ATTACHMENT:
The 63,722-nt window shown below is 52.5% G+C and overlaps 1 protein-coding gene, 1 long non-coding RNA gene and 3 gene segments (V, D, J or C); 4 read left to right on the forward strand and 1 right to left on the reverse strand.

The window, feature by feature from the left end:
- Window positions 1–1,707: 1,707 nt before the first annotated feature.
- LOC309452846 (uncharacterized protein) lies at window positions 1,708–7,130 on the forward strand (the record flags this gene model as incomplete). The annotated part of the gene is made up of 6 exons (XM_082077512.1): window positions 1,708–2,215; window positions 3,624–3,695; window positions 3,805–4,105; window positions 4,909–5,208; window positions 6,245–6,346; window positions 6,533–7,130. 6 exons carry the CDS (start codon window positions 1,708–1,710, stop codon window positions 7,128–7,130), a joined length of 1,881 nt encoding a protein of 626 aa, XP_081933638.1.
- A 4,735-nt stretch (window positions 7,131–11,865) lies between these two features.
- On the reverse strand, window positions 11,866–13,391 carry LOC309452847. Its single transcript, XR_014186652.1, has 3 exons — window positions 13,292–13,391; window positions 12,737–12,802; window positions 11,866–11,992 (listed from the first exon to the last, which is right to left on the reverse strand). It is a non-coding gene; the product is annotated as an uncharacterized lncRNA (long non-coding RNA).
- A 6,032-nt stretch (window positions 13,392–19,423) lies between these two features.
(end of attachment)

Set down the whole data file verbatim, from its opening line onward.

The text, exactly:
The 63,722-nt window shown below is 52.5% G+C and overlaps 1 protein-coding gene, 1 long non-coding RNA gene and 3 gene segments (V, D, J or C); 4 read left to right on the forward strand and 1 right to left on the reverse strand.

The window, feature by feature from the left end:
- Window positions 1–1,707: 1,707 nt before the first annotated feature.
- LOC309452846 (uncharacterized protein) lies at window positions 1,708–7,130 on the forward strand (the record flags this gene model as incomplete). The annotated part of the gene is made up of 6 exons (XM_082077512.1): window positions 1,708–2,215; window positions 3,624–3,695; window positions 3,805–4,105; window positions 4,909–5,208; window positions 6,245–6,346; window positions 6,533–7,130. 6 exons carry the CDS (start codon window positions 1,708–1,710, stop codon window positions 7,128–7,130), a joined length of 1,881 nt encoding a protein of 626 aa, XP_081933638.1.
- A 4,735-nt stretch (window positions 7,131–11,865) lies between these two features.
- On the reverse strand, window positions 11,866–13,391 carry LOC309452847. Its single transcript, XR_014186652.1, has 3 exons — window positions 13,292–13,391; window positions 12,737–12,802; window positions 11,866–11,992 (listed from the first exon to the last, which is right to left on the reverse strand). It is a non-coding gene; the product is annotated as an uncharacterized lncRNA (long non-coding RNA).
- A 6,032-nt stretch (window positions 13,392–19,423) lies between these two features.